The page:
A (lowest), AA (mid-range), and AAA (highest). Conformance
at higher levels indicates conformance at lower levels:
■ ■ ■ Level A consists of the minimum requirements essential for
a page to be considered accessible, such as all images, all
content is accessible via keyboard use, labels and instructions
accompany forms, screen readers can interpret the content,
and other criteria.
■ ■ ■ Level AA builds on Level A and further provides for a greater
degree of content accessibility. For example, this level of criteria
requires that text and background have a minimum level of
contrast, clear headings and labels are used to organize content,
navigation features are consistent throughout the website, which
makes it easier for users with disabilities to access information
with a greater ease than Level A.
■ ■ ■ Level AAA provides for enhanced features of Level A and AA
such as enhanced contrast ratios and also includes additional
requirements such as sign language translation for pre-recorded
videos (currently being used at many ATM machines), content
at a ninth grade reading level amongst other requirements, to
maximize the accessibility of content to the greatest number
of people with disabilities.
Level AAA is not the recommended requirement for a general
policy of compliance due to the challenges meeting all Level
AAA success criteria for some content. As such, the mid-range
of Level AA is the level businesses strive to achieve. Notably, the
DOJ has required companies to comply with the intermediate
standard, AA in its settlement agreements and consent orders.
Website accessibility should be a priority for all financial in-
stitutions despite the lack of clear direction from the courts or
the DOJ. The risk and uncertainty of legal disposition are high
as the trend toward ADA compliance continues to rise. As such,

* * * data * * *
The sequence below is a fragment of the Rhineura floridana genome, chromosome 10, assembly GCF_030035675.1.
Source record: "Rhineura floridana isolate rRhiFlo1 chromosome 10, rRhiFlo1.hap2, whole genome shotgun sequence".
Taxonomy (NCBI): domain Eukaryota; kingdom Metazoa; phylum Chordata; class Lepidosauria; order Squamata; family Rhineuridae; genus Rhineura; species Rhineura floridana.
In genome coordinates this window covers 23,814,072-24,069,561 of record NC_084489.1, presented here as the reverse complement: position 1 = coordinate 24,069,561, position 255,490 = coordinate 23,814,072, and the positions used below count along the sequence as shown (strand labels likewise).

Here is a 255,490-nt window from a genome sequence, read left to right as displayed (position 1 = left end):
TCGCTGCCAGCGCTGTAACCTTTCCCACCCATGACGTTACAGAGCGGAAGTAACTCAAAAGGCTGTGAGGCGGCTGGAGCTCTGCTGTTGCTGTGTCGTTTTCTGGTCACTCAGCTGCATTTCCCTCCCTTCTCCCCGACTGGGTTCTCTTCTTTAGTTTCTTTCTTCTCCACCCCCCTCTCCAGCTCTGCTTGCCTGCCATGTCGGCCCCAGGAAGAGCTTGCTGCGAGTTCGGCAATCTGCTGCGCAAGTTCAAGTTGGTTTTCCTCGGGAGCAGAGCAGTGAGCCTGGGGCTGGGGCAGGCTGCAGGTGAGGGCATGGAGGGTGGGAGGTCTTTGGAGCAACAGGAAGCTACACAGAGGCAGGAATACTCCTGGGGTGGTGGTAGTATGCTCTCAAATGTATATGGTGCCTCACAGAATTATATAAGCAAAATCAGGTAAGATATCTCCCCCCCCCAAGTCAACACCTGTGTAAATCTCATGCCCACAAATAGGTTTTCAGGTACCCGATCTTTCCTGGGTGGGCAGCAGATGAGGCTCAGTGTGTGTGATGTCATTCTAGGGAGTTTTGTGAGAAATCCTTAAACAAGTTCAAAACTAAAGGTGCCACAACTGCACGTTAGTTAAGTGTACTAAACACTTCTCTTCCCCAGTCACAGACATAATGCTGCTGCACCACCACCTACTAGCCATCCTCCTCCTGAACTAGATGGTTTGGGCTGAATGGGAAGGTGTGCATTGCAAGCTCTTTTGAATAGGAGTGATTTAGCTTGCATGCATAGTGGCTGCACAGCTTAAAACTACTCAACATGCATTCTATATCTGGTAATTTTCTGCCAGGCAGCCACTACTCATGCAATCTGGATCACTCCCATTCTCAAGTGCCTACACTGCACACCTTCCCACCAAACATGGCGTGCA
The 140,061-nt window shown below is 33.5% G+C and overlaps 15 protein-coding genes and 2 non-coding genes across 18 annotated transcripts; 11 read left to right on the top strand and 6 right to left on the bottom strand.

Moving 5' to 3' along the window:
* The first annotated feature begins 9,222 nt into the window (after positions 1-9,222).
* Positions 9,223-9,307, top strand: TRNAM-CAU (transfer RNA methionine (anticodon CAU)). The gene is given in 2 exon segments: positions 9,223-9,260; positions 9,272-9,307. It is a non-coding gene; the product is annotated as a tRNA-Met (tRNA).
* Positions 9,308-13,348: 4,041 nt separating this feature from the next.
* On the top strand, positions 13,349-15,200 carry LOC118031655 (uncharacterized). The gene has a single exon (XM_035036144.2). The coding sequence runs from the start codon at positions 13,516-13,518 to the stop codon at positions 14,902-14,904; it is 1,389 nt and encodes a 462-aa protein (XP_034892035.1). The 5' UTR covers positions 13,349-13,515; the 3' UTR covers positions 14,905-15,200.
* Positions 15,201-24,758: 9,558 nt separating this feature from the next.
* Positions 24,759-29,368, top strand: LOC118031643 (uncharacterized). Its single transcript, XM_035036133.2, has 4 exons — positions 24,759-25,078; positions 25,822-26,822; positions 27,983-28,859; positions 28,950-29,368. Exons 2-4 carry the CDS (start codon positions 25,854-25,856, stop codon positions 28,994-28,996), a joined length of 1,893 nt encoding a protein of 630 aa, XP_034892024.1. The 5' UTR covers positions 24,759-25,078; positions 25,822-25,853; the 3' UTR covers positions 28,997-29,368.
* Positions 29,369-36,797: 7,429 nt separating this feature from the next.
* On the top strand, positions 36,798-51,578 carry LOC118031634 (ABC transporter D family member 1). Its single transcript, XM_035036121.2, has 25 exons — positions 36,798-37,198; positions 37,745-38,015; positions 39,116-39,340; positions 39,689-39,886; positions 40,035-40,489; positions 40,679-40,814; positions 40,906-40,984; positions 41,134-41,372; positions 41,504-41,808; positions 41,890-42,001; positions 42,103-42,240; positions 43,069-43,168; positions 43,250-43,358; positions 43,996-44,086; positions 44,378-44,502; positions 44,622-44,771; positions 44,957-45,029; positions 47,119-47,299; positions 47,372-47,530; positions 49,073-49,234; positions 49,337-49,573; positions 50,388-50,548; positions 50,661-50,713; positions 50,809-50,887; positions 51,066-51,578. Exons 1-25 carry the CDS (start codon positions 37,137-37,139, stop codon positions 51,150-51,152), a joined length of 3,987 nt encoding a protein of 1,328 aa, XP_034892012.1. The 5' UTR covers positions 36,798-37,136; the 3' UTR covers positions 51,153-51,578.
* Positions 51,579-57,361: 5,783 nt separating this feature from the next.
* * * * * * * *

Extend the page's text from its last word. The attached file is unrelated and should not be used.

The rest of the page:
financial institutions should consider developing and maintaining
an accessible website to minimize risk of ADA lawsuits as well as
potential fair lending violations.
Institutions should begin with reviewing the WCAG 2.0
AA guidelines ( www.w3.org/ TR/WCAG20/) to understand
the types of issues it addresses and determine if there might
be other website modifications that would improve the institution’s website accessibility for disabled individuals. Then,
run an accessibility scan to identify potential issues; there are
several free tools available on the web to perform such scans.
Next, consider developing a governance program that includes
policies, procedures and a risk assessment. Initial aspects may
include, for example:
■ ■ ■ Reader devices, electronic braille and connections made to
live persons to assist a vision-impaired person.
■ ■ ■ Embed transcripts and use closed captioning for hearing impaired persons.
■ ■ ■ Offer a telephone line that disabled persons may use to obtain
information that is otherwise available on the website.
■ ■ ■ Provide flexibility on the site to adjust the font size and/or type.
■ ■ ■ Reconsider standard fonts used on website such as a sans serif
font, which tends to be easier to read by both people and assistive technology.
■ ■ ■ Provide a uniform style sheet for webpages to ease navigation.
Next, move toward implementing an accessibility webpage
(and ultimately, website as appropriate), engaging appropriate
staff from the business units as well as the information technology
group in the development, implementation and maintenance of the
program and site. Ensure that the institution’s third party vendors
are also complying with the ADA requirements (as applicable),
including requirements incorporated in vendor agreements and
service level agreements.
Where the DOJ has withdrawn its proposal, financial institutions must ensure that someone is designated to monitor the court
and regulatory agencies’ decisions on ADA website compliance
matters. Additionally, institutions are encouraged to engage with
their state and federal regulators as well as legal counsel to understand and appropriately assess and address any applicable risk of
non-compliance. If any legal notice is received by the institution
regarding website accessibility, there should be a well-documented
process communicated to all staff to ensure it is forwarded to the
The Department of Justice published an ADA best practices
toolkit on the ADA website ( www.ada.gov/pcatoolkit/toolkitmain.
htm) for state and local governments. However, the toolkit does
offer insight on website accessibility on issues and potential solutions when developing a compliant website. Chapter 5, in particular,
offers guidance, a checklist and an action plan that may be helpful.
Although the guidance recommends posting the action plan,
financial institutions should be cautious in doing so to avoid raising
concerns of “not yet compliant”. Instead, provide an appropriate
means and method by which disabled persons may report challenges in accessing information. ■
UPDATE: In June, W3C added 17 new
criteria (WCAG 2. 1) to fill in known gaps,
especially in the areas of mobile, cognitive
and low vision. For more information,